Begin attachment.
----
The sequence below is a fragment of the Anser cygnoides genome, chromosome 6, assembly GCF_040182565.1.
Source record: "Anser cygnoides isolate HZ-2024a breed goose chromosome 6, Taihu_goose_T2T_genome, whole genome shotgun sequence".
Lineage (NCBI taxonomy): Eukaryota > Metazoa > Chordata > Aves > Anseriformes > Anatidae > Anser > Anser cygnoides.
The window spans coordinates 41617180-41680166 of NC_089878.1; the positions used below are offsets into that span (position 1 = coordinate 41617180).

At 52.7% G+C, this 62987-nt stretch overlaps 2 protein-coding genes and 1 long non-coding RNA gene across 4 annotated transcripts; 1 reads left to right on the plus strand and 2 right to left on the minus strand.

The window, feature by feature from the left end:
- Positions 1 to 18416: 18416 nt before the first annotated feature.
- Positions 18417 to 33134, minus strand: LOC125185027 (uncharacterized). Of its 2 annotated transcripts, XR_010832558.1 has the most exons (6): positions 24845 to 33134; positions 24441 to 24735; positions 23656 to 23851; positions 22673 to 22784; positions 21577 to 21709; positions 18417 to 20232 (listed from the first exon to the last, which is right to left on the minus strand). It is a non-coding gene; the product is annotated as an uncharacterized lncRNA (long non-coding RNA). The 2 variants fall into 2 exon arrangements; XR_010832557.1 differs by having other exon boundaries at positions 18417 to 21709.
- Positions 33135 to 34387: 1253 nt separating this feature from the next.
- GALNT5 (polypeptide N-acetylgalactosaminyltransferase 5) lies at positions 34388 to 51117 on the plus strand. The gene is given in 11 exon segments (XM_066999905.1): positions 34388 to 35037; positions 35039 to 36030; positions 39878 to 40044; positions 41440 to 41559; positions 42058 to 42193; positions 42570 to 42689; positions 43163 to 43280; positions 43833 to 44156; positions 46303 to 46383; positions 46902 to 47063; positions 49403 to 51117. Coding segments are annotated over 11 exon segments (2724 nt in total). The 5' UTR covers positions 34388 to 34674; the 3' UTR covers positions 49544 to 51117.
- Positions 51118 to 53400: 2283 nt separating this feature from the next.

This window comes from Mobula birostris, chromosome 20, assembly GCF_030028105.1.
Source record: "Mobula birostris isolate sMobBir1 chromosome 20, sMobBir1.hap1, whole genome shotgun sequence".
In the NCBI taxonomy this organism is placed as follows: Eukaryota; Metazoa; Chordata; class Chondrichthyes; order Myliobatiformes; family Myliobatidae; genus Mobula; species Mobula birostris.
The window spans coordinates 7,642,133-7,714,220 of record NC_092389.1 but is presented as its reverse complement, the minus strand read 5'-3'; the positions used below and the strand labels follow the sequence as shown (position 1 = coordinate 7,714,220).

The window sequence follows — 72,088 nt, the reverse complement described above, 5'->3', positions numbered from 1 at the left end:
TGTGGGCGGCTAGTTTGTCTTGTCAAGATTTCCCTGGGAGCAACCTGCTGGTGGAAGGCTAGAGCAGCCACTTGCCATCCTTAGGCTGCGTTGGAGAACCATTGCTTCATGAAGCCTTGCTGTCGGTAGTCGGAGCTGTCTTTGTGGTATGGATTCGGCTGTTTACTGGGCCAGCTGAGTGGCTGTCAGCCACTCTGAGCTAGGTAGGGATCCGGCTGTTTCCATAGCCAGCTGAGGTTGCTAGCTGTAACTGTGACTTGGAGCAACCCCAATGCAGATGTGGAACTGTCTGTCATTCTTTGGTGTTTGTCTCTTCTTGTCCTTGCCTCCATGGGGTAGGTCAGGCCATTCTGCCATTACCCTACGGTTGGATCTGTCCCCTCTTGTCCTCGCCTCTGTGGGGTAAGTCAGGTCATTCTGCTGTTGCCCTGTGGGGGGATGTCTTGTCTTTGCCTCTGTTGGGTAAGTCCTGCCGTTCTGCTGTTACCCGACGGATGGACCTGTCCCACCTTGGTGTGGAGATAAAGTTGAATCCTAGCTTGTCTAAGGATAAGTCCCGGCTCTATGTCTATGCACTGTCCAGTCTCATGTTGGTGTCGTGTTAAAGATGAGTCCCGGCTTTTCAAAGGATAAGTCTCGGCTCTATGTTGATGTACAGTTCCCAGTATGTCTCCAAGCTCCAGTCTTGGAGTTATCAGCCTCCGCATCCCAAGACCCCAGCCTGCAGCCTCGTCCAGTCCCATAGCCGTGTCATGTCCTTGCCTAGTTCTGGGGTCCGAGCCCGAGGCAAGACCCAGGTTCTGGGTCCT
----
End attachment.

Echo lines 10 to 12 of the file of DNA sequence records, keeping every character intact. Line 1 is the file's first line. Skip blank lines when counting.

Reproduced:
- GALNT5 (polypeptide N-acetylgalactosaminyltransferase 5) lies at positions 34388 to 51117 on the plus strand. The gene is given in 11 exon segments (XM_066999905.1): positions 34388 to 35037; positions 35039 to 36030; positions 39878 to 40044; positions 41440 to 41559; positions 42058 to 42193; positions 42570 to 42689; positions 43163 to 43280; positions 43833 to 44156; positions 46303 to 46383; positions 46902 to 47063; positions 49403 to 51117. Coding segments are annotated over 11 exon segments (2724 nt in total). The 5' UTR covers positions 34388 to 34674; the 3' UTR covers positions 49544 to 51117.
- Positions 51118 to 53400: 2283 nt separating this feature from the next.

This window comes from Mobula birostris, chromosome 20, assembly GCF_030028105.1.